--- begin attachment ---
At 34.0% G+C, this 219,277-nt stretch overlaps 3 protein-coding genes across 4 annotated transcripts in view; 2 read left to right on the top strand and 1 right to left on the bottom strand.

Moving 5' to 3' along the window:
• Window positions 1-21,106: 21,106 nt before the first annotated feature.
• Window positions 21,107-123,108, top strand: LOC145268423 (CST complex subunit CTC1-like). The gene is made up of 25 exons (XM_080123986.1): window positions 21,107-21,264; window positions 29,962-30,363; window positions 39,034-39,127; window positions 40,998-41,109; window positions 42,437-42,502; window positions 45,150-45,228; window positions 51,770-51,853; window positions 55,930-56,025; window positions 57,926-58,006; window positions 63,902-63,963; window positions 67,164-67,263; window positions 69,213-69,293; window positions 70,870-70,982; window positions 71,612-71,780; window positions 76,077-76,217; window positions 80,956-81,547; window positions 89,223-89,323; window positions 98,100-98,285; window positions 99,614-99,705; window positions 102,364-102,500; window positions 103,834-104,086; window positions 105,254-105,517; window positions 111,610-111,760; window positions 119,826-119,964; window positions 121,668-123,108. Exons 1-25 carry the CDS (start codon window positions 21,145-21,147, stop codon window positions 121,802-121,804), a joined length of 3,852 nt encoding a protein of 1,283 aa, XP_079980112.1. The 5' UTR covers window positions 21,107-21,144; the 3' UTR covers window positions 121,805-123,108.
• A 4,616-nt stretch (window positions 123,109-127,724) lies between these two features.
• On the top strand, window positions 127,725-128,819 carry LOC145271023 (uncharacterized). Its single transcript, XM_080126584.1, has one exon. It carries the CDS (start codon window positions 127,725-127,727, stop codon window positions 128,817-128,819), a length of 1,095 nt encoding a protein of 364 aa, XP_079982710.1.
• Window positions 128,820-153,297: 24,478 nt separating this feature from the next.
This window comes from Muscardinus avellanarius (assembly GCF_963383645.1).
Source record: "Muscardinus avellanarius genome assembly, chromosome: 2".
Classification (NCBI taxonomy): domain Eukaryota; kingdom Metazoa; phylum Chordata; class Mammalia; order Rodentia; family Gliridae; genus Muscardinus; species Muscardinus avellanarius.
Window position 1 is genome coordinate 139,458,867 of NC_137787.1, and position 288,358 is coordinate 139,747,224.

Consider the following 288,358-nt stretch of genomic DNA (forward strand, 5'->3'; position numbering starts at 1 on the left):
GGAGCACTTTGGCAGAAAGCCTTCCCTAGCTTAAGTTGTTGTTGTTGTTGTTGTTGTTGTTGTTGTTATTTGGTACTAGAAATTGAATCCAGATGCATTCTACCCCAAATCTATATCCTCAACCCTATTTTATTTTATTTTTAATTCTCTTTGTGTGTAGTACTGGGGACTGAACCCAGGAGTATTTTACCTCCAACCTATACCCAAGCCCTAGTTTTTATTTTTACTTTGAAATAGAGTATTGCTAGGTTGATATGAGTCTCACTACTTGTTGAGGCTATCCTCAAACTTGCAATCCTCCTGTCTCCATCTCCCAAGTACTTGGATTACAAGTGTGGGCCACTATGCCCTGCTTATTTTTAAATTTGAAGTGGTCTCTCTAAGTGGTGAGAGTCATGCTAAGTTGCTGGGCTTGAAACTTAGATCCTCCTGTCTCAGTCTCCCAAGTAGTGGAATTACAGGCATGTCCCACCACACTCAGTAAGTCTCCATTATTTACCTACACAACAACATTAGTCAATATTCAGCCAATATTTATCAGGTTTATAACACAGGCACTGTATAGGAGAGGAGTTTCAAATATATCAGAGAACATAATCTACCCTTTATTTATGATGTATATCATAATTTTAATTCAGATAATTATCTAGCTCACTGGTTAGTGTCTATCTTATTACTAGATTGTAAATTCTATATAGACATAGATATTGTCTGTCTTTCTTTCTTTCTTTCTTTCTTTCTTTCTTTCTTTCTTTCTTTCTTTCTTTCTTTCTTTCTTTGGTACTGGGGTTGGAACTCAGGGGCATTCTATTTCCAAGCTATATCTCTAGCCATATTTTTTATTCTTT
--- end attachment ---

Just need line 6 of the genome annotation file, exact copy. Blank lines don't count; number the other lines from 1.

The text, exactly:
• On the top strand, window positions 127,725-128,819 carry LOC145271023 (uncharacterized). Its single transcript, XM_080126584.1, has one exon. It carries the CDS (start codon window positions 127,725-127,727, stop codon window positions 128,817-128,819), a length of 1,095 nt encoding a protein of 364 aa, XP_079982710.1.